7) STB’s work force is not unionized, 70% are women and 50% are retirees
8) STB’s margins have been very stable for five years at 19%

Gas prices a risk? What about other costs?

STB’s cost structure breaks down as follows:
-Labour & benefits – 53%
-depreciation -15%
-SGDA – 11%
-maintenance – 6%
-fuel – 6.5% (in 30 years 4-7%)
-insurance – 5%
-other – 3.5%

Fuel is only 6.5% of its cost structure. This should allay any fear of what the spike in gas prices has done to STB. Also, 45% of contracts pass thru or fuel escalation and this number is increasing, so that by 2006, fuel escalation clauses should be in more than half of all contracts.

Also, escalating fuel costs may be a big positive on the acquisition front. Smaller players have to be getting squeezed and may opt to sell out to STB more readily. STB due to size and scale is able to spread its fuel costs over a bigger base. And due to its size, it can save money on large volume purchases. STB may also be able to better negotiate with school boards for fuel escalation clauses.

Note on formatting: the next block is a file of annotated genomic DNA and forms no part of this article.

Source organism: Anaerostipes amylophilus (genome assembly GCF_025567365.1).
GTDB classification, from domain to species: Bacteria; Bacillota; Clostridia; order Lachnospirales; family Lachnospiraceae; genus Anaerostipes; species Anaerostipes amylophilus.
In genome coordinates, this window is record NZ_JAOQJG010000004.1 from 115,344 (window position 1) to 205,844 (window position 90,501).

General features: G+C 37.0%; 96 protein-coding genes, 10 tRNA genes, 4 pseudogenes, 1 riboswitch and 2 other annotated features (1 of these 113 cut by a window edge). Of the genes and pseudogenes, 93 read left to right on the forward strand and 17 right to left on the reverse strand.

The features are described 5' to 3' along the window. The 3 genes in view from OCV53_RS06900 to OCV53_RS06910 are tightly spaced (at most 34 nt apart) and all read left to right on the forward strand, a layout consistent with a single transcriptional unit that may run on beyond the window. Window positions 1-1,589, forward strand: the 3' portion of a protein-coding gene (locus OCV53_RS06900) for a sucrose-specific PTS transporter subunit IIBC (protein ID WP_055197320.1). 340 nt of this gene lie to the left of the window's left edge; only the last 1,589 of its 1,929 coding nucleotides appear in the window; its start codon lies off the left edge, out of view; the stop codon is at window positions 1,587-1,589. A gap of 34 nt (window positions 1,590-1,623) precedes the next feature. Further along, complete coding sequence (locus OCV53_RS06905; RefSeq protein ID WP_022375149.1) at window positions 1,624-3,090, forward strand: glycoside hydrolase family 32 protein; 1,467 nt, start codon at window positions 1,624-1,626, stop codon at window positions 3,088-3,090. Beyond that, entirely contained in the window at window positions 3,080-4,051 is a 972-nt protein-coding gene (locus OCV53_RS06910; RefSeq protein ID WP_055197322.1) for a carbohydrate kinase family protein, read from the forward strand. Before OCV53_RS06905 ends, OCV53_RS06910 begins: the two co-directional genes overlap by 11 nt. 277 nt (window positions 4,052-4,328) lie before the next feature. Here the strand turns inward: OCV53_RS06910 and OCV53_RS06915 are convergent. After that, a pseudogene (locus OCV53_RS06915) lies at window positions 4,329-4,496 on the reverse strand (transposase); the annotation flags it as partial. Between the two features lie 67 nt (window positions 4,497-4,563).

The best argument to how well STB is managed and how fuel and insurance are not too big of a risk are its stable 19% margins for the past five years.

IPS explanation

STB has a unique unit structure called an IPS. Here is from STB’s website (

“Each Income Participating Security (IPS) of Student Transportation of America Ltd.represents one common share of STB and C$3.847 principal amount of 14% subordinated notes of Student Transportation of America ULC (STA ULC). STB and STA ULC together hold all of the issued and outstanding Class A common shares and preferred shares of Student Transportation of America Holdings, Inc. (STA Holdings), representing an 85.1% interest in STA Holdings. STA Holdings owns all of the issued and outstanding common shares of Student Transportation of America, Inc.